When the Lilacs Bloom

Spring, in my neck of the woods, is easily the most longed-for season of the year.

All too often, however, spring is like a bashful pixie, a reluctant, shy, embarrassed late-arrival to the all-season party where winter dominates the proceedings and monopolizes the conversation. Eventually, though, as the pages of the calendar flip forward, day by day, we reach the month of May, when spring finally unfurls its plumage, the self-consciousness gone, the reticence of March and April a forgotten thing.

pixie

 

Almost overnight, it seems, grasses that were yellow and brown turn a rich, verdant green.  Buds appear, as if by magic, on the trees.  Colorful grosbeaks and bobolinks return to the area, and the year-round songbirds sing louder and longer, as if basking in the long-awaited, nearly forgotten warmth.

grosbreak

 

And. perhaps most spectacular of all, May is when the lilacs bloom . . .

This weekend, I will take the seven-hour drive from Vermont, my adopted state for the past eleven years, “back home” to Rochester, New York.  I’ll visit my parents, my brothers and sister, extended family, and old friends.  I look forward to it.  It is always nice visiting my roots, inspirations, the people and places who have been there for me from the beginning.

rochester

 

And, time permitting, I will also make a point to see the lilacs.

Rochester has long been nicknamed the Flower City, and no time of the year embodies this more than the month of May, and no single piece of real estate more so than Highland Park.

highlandp

 

Situated on the city’s south side, Highland Park is home to the largest collection of lilac bushes in the United States, boasting more than 500 varieties of lilacs and 1,200 plants in all, bedecked on a green hillside that spans 22 acres.  Every May, for a span of ten days, the park hosts the Lilac Festival. It’s an enormous event, bringing in more than 500,000 visitors from around the world.

lilacfest

 

For me, though, I most enjoy the park early in the morning, before the food and craft stands open, before the crowds gather–when there is still dew on the grass and when you can listen, without interruption, to your thoughts and luxuriate in the heady fragrance of the lilacs.

lilacs1

 

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I savor it, savor them, drinking them in because I know they will be gone within a fortnight, the delicate petals fallen, the purples and pinks and lavenders stripped away, the color show over and done until the same time next year.  It always seems sad that such a magnificent display should be so brief, such a bounty so fleeting.

highlandsummer

 

Perhaps it is.  But it also serves as a reminder.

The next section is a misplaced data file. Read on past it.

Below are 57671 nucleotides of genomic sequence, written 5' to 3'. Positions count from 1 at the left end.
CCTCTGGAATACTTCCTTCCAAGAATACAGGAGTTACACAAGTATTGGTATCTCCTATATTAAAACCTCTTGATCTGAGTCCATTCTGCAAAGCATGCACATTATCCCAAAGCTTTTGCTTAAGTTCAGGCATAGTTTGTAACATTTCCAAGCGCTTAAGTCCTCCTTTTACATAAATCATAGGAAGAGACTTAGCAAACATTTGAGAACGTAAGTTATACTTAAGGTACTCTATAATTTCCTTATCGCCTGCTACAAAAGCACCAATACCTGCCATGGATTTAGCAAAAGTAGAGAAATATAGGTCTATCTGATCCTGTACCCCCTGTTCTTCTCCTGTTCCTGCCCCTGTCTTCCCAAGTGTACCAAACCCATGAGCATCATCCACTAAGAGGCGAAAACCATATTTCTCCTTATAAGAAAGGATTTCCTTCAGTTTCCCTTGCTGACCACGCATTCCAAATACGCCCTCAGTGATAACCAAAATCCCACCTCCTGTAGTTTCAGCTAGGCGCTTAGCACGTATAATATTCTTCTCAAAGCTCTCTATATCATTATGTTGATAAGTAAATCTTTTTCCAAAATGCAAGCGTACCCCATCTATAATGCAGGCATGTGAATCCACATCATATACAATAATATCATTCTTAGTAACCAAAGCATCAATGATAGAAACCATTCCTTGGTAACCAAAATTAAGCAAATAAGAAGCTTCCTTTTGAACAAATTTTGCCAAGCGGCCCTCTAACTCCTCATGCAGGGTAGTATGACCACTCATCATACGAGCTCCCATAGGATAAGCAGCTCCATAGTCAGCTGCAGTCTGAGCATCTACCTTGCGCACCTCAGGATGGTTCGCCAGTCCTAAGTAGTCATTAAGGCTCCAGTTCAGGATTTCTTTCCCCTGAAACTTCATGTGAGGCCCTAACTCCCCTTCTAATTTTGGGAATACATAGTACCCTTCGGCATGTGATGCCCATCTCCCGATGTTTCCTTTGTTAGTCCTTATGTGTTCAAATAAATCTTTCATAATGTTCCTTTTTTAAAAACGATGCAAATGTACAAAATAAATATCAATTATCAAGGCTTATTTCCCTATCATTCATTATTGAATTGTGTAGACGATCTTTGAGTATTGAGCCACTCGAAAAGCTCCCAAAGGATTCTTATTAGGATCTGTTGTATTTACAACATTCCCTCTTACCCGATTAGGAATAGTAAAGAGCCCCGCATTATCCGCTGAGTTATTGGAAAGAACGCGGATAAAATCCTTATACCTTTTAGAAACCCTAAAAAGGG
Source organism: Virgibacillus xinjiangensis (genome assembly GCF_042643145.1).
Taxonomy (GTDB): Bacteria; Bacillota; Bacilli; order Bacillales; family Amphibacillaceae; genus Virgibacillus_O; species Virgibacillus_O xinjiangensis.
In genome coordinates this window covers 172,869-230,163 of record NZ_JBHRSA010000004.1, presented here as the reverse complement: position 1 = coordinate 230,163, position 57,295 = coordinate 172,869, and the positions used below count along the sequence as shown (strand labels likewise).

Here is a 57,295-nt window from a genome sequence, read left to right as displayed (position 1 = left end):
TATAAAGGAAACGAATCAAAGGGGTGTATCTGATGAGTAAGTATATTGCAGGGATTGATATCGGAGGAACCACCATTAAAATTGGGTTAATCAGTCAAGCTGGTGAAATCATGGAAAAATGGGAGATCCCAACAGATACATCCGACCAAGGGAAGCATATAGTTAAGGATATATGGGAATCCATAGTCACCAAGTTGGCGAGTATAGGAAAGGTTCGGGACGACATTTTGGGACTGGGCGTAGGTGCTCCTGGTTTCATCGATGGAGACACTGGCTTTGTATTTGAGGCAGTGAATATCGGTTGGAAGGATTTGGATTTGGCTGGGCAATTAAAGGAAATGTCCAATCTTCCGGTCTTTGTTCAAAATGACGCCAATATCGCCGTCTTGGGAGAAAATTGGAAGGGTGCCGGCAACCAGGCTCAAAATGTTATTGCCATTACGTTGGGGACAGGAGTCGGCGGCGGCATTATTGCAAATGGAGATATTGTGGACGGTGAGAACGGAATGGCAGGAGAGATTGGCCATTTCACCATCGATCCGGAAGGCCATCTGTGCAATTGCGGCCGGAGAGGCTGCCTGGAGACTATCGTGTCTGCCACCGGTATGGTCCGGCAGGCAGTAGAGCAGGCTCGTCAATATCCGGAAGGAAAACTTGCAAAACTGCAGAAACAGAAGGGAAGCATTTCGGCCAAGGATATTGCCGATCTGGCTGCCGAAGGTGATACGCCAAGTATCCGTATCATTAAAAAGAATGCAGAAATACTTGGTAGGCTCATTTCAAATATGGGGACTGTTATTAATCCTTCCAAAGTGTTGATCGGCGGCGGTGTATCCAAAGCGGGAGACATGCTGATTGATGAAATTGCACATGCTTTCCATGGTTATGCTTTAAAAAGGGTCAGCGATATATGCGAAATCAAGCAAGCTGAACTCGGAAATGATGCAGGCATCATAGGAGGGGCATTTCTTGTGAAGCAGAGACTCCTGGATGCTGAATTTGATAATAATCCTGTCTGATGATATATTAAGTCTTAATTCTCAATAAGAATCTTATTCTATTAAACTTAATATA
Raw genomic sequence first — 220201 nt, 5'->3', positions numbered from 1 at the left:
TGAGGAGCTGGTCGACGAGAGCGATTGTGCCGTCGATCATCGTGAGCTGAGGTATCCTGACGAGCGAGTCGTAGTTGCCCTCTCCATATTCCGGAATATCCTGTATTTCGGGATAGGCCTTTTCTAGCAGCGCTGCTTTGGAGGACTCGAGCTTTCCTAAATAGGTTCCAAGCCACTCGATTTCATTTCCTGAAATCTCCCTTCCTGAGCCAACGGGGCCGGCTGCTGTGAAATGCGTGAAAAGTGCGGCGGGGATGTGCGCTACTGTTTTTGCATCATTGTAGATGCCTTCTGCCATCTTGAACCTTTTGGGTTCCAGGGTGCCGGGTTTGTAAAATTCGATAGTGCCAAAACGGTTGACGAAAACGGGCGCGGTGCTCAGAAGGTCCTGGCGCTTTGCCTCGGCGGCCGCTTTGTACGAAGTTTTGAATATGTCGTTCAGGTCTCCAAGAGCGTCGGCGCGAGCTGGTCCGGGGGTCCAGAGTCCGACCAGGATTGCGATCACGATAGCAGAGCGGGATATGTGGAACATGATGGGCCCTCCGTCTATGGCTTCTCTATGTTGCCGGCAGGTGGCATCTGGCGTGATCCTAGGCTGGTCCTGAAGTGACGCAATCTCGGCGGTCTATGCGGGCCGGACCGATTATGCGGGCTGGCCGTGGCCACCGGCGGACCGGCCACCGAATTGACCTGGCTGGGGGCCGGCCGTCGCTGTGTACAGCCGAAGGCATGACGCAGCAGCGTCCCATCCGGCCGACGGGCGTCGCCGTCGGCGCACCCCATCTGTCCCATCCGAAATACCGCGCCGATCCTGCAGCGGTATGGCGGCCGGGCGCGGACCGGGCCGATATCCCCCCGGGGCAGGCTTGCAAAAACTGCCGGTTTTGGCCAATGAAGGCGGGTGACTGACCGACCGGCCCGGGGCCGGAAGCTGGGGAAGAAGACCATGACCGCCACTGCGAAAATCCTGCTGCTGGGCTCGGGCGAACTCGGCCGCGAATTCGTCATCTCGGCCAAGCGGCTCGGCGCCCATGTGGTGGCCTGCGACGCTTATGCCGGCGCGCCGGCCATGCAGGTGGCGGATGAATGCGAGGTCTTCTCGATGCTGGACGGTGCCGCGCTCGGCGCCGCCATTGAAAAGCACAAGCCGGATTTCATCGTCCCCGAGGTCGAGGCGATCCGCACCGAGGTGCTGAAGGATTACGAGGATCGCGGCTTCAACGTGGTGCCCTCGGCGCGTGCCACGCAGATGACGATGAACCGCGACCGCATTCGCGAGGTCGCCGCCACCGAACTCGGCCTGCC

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Have you ever been struck by an idea, something so inspired, so riveting, so full of life and vitality that you instantly knew you had to let it out?  Maybe it was a concept for a short story, or a new focus for a novel.  Maybe it was a poem, gift-wrapped, arriving in total, the lines and rhythms dancing before your eyes like gemstones.  Maybe it was a landscape or a street scene for you to paint, the contours, shadows, and nuances perfectly clear in your mind’s eye.  Maybe it was a tactic, an approach, a way to sway your audience or win the approval of your coworkers on a long-debated and polarizing project.

gems

 

Moments like these are energizing, and often hit us without warning, a creative bolt from the blue, as it were.  They are as invigorating as they are rare.

boltfromblue

 

Sure, ideas strike every day.  But how many of them make you stop what you’re doing mid-thought, or distract to the point where you forget the supper in the oven or fail to see that red light switch over to green (the motorist behind you will certainly let you know should this happen–and yes, I speak from experience!)?  I know for me, such ideas only occur infrequently, and there is no way of guessing when they will come.

redgreen

 

I’ve tried to figure it all out.  Is there something specific I tend to do that might encourage the best ideas to strike?  Is there a certain TV show or movie I should watch?  Maybe a book I should read?  Or maybe a particular food . . . perhaps a “creativity diet” that exists, a certain combination of vegetables, starches, and nuts that assures at least one winning idea per day?

creativediet

 

But if there’s a secret magic formula, I’ve yet to discover it.  The muse strikes when it will, a capricious, fickle thing, as inscrutable as the undiscovered wonders at the bottom of the sea or the farthest reaches of space.

farthestreaches

 

The truth is, those earth-shattering ideas that rock my creative world and send paradigm shifts running through every page of a manuscript are as rare and transitory as the lilacs that grace Highland Park for a fortnight every spring.  And maybe that’s as it should be–for all of us.  If they struck every day, they would no longer be special, no longer demand our attention and make us take notice.  They’d become ordinary, just another check mark on the to-do lists of our lives.  “Brush teeth, check.  Make breakfast, check.  Pick up groceries, check.  Pay the bills, check.  Be inspired by fabulous, Pulitzer-Prize-worthy idea, check.”

pulitzer

 

As tempting as it sounds (especially in those seasons of writer’s block) to have an ideas-on-demand app that we could tap into anytime we want, I kind of like it the way it is now.  Not everything should be so convenient and easy.  Some things are meant to be special.

Like Highland Park in the month of May . . .

ilacsend1

 

. . . when the lilacs bloom.

lilacsend2

 

Thanks so much for reading!

–Mike

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